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Assad slams Western claims about Syrian chemical attack

Assad slams Western claims about Syrian chemical attack

Damascus: Syrian President Bashar al-Assad said he believed western countries have no evidence about his administration's involvement in a chemical attack and warned of grave consequences over the West's "aggression against Syria."

"If the Americans, French or British have evidence about the alleged chemical weapon attack, they would have declared it," Xinhua quoted the president as telling French daily Le Figaro in an interview.

The remarks came amid US threats to carry out a military operation against Syria over the alleged use of chemical weapons against Syrian people in the countryside of Damascus Aug 21.

"Whoever accuses the Syrian army of using chemical weapons should be responsible to show his evidence. We have challenged them to provide one evidence to substantiate their accusation, but they did not, and will not do. If they were in possession of evidence, they would have already shown it," Assad said.

"Strong is the one who prevents war not the one who ignites it," the Syrian president said.

"If the US wages an aggression against Syria, everyone will lose control and the result will be the spread of violence, war and extremism because the situation is not only related to Syria, but the entire region," Assad said.

"What benefit will the world achieve from supporting the terrorism in Syria?" the president questioned.

On US President Barack Obama's recent tactic to seek Congressional approval for a strike on Syria, Assad said whoever wants to vote must ask himself -- what good did previous wars bring to America and Europe? What result did the world achieve after the war on Libya and Iraq?

Any congressman must work for the interest of his country. If they think logically, they would not see any interest to America in authorizing such a war, he said.

On the situation in the region, Assad said: "The Middle East is a powder keg and the fire has become so close to this keg. The matter is related not only to the Syrian response (to the possible US war) but to what will happen after the first strike?"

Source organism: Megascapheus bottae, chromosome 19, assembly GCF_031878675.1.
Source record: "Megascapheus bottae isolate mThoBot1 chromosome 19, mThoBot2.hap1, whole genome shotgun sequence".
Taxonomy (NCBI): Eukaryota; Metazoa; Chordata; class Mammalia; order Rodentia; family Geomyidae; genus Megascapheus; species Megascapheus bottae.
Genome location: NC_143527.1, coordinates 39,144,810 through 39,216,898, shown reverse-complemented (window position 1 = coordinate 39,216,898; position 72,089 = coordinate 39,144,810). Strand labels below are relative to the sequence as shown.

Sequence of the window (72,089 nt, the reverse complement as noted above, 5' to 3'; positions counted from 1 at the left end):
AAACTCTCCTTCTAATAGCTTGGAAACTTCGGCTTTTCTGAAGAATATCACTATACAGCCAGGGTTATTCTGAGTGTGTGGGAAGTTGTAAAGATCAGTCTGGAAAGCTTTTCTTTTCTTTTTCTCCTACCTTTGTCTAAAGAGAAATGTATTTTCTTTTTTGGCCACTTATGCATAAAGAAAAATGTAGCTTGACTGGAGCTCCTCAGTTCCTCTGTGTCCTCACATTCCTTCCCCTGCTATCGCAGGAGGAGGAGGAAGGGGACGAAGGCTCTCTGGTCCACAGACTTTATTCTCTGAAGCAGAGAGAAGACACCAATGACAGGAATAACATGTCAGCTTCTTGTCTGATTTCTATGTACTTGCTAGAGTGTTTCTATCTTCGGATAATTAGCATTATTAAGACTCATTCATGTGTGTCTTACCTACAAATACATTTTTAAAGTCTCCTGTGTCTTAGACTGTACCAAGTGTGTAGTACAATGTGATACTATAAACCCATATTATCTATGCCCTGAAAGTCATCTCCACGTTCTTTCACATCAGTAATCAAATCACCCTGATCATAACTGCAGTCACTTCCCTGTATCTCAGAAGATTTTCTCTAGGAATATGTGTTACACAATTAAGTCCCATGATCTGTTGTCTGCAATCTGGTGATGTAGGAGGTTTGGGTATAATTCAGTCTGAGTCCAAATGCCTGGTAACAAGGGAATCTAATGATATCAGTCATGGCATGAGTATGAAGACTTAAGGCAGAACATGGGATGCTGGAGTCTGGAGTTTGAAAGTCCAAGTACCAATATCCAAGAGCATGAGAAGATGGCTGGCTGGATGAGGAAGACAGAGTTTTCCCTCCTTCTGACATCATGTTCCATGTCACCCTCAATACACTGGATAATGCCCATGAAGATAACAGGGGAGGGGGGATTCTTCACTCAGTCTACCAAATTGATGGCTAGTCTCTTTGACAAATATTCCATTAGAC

"Whoever puts the plan of war can tell you about the first step only... but later no one can tell what will happen... Everybody could lose control and the keg would explode."

France will also face repercussions if Paris and its allies launch a military intervention against his country.

"There will be repercussions, negative ones obviously, on French interests," the Syrian president told the French Daily.

"Anybody who contributes to the financial and military reinforcement of terrorists is the enemy of the Syrian people. The French are not our enemy... but if the policies of the French state are hostile to the Syrian people, the state will be their enemy," said Assad.

"Chaos and extremism would ensue and there is a risk of regional war," he warned.

The remarks also came as the White House geared up efforts to win Congressional support for a strike on Syria.

On Monday, Obama invited Republican senators John McCain and Lindsey Graham to the White House to discuss military intervention in Syria.

Obama has announced he would seek authorisation by Congress for military action over the alleged Aug 21 chemical weapons attack in the suburbs of Damascus, which reportedly killed at least 1,429 people, including 426 children. The Syrian government has denied the accusation.

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